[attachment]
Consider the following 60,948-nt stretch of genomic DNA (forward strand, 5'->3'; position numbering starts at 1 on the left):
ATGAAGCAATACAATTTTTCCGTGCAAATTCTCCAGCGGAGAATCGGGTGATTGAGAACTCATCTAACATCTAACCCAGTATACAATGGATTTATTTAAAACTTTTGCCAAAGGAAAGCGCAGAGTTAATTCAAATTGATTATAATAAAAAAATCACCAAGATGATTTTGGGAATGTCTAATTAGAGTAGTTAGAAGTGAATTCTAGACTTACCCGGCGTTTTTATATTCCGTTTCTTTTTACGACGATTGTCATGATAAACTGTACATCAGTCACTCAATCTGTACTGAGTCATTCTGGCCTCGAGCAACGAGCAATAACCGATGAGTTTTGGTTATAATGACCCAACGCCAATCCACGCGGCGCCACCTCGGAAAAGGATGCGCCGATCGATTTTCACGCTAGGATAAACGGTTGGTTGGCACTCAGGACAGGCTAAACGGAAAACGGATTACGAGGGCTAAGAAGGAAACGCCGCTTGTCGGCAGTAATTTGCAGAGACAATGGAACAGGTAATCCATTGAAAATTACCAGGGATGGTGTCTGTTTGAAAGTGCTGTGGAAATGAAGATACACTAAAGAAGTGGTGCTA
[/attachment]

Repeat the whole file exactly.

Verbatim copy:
Consider the following 60,948-nt stretch of genomic DNA (forward strand, 5'->3'; position numbering starts at 1 on the left):
ATGAAGCAATACAATTTTTCCGTGCAAATTCTCCAGCGGAGAATCGGGTGATTGAGAACTCATCTAACATCTAACCCAGTATACAATGGATTTATTTAAAACTTTTGCCAAAGGAAAGCGCAGAGTTAATTCAAATTGATTATAATAAAAAAATCACCAAGATGATTTTGGGAATGTCTAATTAGAGTAGTTAGAAGTGAATTCTAGACTTACCCGGCGTTTTTATATTCCGTTTCTTTTTACGACGATTGTCATGATAAACTGTACATCAGTCACTCAATCTGTACTGAGTCATTCTGGCCTCGAGCAACGAGCAATAACCGATGAGTTTTGGTTATAATGACCCAACGCCAATCCACGCGGCGCCACCTCGGAAAAGGATGCGCCGATCGATTTTCACGCTAGGATAAACGGTTGGTTGGCACTCAGGACAGGCTAAACGGAAAACGGATTACGAGGGCTAAGAAGGAAACGCCGCTTGTCGGCAGTAATTTGCAGAGACAATGGAACAGGTAATCCATTGAAAATTACCAGGGATGGTGTCTGTTTGAAAGTGCTGTGGAAATGAAGATACACTAAAGAAGTGGTGCTA